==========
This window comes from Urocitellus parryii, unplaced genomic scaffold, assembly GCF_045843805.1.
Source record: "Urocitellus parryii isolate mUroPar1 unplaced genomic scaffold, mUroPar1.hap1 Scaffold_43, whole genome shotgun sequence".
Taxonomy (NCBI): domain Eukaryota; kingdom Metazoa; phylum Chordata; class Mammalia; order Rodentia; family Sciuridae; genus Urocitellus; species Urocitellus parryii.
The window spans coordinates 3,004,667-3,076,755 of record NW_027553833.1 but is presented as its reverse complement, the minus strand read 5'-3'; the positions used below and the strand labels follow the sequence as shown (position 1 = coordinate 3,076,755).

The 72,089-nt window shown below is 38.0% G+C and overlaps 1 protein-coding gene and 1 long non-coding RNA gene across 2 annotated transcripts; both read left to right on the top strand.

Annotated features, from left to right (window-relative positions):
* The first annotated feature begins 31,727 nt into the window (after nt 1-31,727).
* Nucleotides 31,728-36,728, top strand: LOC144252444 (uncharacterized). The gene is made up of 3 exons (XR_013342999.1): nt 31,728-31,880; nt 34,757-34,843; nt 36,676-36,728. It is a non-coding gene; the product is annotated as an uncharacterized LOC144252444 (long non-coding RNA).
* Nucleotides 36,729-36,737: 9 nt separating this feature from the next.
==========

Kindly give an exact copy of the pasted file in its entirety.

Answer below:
This window comes from Urocitellus parryii, unplaced genomic scaffold, assembly GCF_045843805.1.
Source record: "Urocitellus parryii isolate mUroPar1 unplaced genomic scaffold, mUroPar1.hap1 Scaffold_43, whole genome shotgun sequence".
Taxonomy (NCBI): domain Eukaryota; kingdom Metazoa; phylum Chordata; class Mammalia; order Rodentia; family Sciuridae; genus Urocitellus; species Urocitellus parryii.
The window spans coordinates 3,004,667-3,076,755 of record NW_027553833.1 but is presented as its reverse complement, the minus strand read 5'-3'; the positions used below and the strand labels follow the sequence as shown (position 1 = coordinate 3,076,755).

The 72,089-nt window shown below is 38.0% G+C and overlaps 1 protein-coding gene and 1 long non-coding RNA gene across 2 annotated transcripts; both read left to right on the top strand.

Annotated features, from left to right (window-relative positions):
* The first annotated feature begins 31,727 nt into the window (after nt 1-31,727).
* Nucleotides 31,728-36,728, top strand: LOC144252444 (uncharacterized). The gene is made up of 3 exons (XR_013342999.1): nt 31,728-31,880; nt 34,757-34,843; nt 36,676-36,728. It is a non-coding gene; the product is annotated as an uncharacterized LOC144252444 (long non-coding RNA).
* Nucleotides 36,729-36,737: 9 nt separating this feature from the next.